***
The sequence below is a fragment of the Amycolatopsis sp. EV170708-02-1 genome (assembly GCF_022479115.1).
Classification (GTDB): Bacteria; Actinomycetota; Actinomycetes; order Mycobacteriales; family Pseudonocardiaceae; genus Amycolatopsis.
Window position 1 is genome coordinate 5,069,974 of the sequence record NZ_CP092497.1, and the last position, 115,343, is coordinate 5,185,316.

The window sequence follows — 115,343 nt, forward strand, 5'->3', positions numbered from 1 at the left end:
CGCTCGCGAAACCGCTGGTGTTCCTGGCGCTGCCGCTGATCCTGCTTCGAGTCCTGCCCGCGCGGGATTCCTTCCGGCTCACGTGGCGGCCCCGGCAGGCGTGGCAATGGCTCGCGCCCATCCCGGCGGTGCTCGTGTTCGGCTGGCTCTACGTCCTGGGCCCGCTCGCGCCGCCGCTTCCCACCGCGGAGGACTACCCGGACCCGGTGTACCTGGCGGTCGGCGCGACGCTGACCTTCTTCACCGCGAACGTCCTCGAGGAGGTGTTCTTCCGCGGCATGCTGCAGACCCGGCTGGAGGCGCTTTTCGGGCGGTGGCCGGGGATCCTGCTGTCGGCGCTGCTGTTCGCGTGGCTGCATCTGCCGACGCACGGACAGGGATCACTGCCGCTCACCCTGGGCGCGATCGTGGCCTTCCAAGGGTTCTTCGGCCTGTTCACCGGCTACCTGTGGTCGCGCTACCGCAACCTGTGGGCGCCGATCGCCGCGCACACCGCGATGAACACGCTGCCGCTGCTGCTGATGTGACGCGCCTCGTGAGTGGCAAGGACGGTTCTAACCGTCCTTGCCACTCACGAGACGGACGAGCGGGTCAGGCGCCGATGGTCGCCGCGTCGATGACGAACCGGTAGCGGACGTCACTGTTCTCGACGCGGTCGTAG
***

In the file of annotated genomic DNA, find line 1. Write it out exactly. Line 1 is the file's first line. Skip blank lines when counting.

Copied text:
The sequence below is a fragment of the Amycolatopsis sp. EV170708-02-1 genome (assembly GCF_022479115.1).